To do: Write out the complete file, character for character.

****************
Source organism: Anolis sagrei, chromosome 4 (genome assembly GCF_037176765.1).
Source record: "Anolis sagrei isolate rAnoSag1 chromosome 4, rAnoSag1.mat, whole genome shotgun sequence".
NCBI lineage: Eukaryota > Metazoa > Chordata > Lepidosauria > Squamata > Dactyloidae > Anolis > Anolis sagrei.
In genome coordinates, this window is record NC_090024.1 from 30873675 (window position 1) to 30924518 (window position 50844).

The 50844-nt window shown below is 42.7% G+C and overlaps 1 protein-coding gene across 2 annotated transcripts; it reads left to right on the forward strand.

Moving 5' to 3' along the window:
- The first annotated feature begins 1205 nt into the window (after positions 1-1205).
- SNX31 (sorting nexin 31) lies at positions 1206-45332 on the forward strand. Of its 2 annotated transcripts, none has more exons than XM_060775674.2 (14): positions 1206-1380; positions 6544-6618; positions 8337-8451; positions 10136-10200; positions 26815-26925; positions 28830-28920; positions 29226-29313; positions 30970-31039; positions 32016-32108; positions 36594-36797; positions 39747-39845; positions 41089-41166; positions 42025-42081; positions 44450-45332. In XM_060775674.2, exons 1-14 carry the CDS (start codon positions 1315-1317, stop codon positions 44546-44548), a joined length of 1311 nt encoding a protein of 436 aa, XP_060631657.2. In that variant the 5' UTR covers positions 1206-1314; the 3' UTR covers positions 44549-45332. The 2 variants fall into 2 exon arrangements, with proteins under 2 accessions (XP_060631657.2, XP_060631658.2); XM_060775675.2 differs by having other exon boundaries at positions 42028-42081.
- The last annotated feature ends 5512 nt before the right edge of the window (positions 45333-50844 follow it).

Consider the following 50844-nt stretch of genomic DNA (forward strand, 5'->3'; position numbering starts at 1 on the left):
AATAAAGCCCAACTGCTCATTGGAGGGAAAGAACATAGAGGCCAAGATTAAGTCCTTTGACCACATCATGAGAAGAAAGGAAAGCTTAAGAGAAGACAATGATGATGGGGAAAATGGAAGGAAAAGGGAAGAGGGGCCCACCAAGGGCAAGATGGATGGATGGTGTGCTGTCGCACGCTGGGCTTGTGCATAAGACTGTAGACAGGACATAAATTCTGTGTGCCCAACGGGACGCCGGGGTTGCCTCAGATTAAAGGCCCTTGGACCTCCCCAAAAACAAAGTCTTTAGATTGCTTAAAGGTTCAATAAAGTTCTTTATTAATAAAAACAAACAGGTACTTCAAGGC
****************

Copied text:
Source organism: Anolis sagrei, chromosome 4 (genome assembly GCF_037176765.1).
Source record: "Anolis sagrei isolate rAnoSag1 chromosome 4, rAnoSag1.mat, whole genome shotgun sequence".
NCBI lineage: Eukaryota > Metazoa > Chordata > Lepidosauria > Squamata > Dactyloidae > Anolis > Anolis sagrei.
In genome coordinates, this window is record NC_090024.1 from 30873675 (window position 1) to 30924518 (window position 50844).

The 50844-nt window shown below is 42.7% G+C and overlaps 1 protein-coding gene across 2 annotated transcripts; it reads left to right on the forward strand.

Moving 5' to 3' along the window:
- The first annotated feature begins 1205 nt into the window (after positions 1-1205).
- SNX31 (sorting nexin 31) lies at positions 1206-45332 on the forward strand. Of its 2 annotated transcripts, none has more exons than XM_060775674.2 (14): positions 1206-1380; positions 6544-6618; positions 8337-8451; positions 10136-10200; positions 26815-26925; positions 28830-28920; positions 29226-29313; positions 30970-31039; positions 32016-32108; positions 36594-36797; positions 39747-39845; positions 41089-41166; positions 42025-42081; positions 44450-45332. In XM_060775674.2, exons 1-14 carry the CDS (start codon positions 1315-1317, stop codon positions 44546-44548), a joined length of 1311 nt encoding a protein of 436 aa, XP_060631657.2. In that variant the 5' UTR covers positions 1206-1314; the 3' UTR covers positions 44549-45332. The 2 variants fall into 2 exon arrangements, with proteins under 2 accessions (XP_060631657.2, XP_060631658.2); XM_060775675.2 differs by having other exon boundaries at positions 42028-42081.
- The last annotated feature ends 5512 nt before the right edge of the window (positions 45333-50844 follow it).

Consider the following 50844-nt stretch of genomic DNA (forward strand, 5'->3'; position numbering starts at 1 on the left):
AATAAAGCCCAACTGCTCATTGGAGGGAAAGAACATAGAGGCCAAGATTAAGTCCTTTGACCACATCATGAGAAGAAAGGAAAGCTTAAGAGAAGACAATGATGATGGGGAAAATGGAAGGAAAAGGGAAGAGGGGCCCACCAAGGGCAAGATGGATGGATGGTGTGCTGTCGCACGCTGGGCTTGTGCATAAGACTGTAGACAGGACATAAATTCTGTGTGCCCAACGGGACGCCGGGGTTGCCTCAGATTAAAGGCCCTTGGACCTCCCCAAAAACAAAGTCTTTAGATTGCTTAAAGGTTCAATAAAGTTCTTTATTAATAAAAACAAACAGGTACTTCAAGGC